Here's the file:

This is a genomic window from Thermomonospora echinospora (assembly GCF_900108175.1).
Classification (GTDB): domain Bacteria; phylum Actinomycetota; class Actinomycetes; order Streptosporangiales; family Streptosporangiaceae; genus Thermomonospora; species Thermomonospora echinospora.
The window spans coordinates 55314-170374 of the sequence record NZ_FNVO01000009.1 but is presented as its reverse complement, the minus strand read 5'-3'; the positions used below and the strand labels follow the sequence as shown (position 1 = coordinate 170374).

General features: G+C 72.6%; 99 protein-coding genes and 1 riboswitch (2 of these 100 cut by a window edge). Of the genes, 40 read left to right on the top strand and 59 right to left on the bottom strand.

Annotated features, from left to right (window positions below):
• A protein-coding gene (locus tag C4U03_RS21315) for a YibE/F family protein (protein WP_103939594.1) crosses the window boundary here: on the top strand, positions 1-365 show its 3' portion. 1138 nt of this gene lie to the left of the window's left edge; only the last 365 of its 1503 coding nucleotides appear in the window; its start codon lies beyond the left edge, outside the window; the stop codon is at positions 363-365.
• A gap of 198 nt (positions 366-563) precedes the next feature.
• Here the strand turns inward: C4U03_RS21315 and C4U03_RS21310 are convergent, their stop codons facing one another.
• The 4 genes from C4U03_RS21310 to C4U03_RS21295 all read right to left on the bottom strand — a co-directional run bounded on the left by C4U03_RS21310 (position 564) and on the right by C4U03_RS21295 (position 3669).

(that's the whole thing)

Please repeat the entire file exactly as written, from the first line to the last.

This is a genomic window from Thermomonospora echinospora (assembly GCF_900108175.1).
Classification (GTDB): domain Bacteria; phylum Actinomycetota; class Actinomycetes; order Streptosporangiales; family Streptosporangiaceae; genus Thermomonospora; species Thermomonospora echinospora.
The window spans coordinates 55314-170374 of the sequence record NZ_FNVO01000009.1 but is presented as its reverse complement, the minus strand read 5'-3'; the positions used below and the strand labels follow the sequence as shown (position 1 = coordinate 170374).

General features: G+C 72.6%; 99 protein-coding genes and 1 riboswitch (2 of these 100 cut by a window edge). Of the genes, 40 read left to right on the top strand and 59 right to left on the bottom strand.

Annotated features, from left to right (window positions below):
• A protein-coding gene (locus tag C4U03_RS21315) for a YibE/F family protein (protein WP_103939594.1) crosses the window boundary here: on the top strand, positions 1-365 show its 3' portion. 1138 nt of this gene lie to the left of the window's left edge; only the last 365 of its 1503 coding nucleotides appear in the window; its start codon lies beyond the left edge, outside the window; the stop codon is at positions 363-365.
• A gap of 198 nt (positions 366-563) precedes the next feature.
• Here the strand turns inward: C4U03_RS21315 and C4U03_RS21310 are convergent, their stop codons facing one another.
• The 4 genes from C4U03_RS21310 to C4U03_RS21295 all read right to left on the bottom strand — a co-directional run bounded on the left by C4U03_RS21310 (position 564) and on the right by C4U03_RS21295 (position 3669).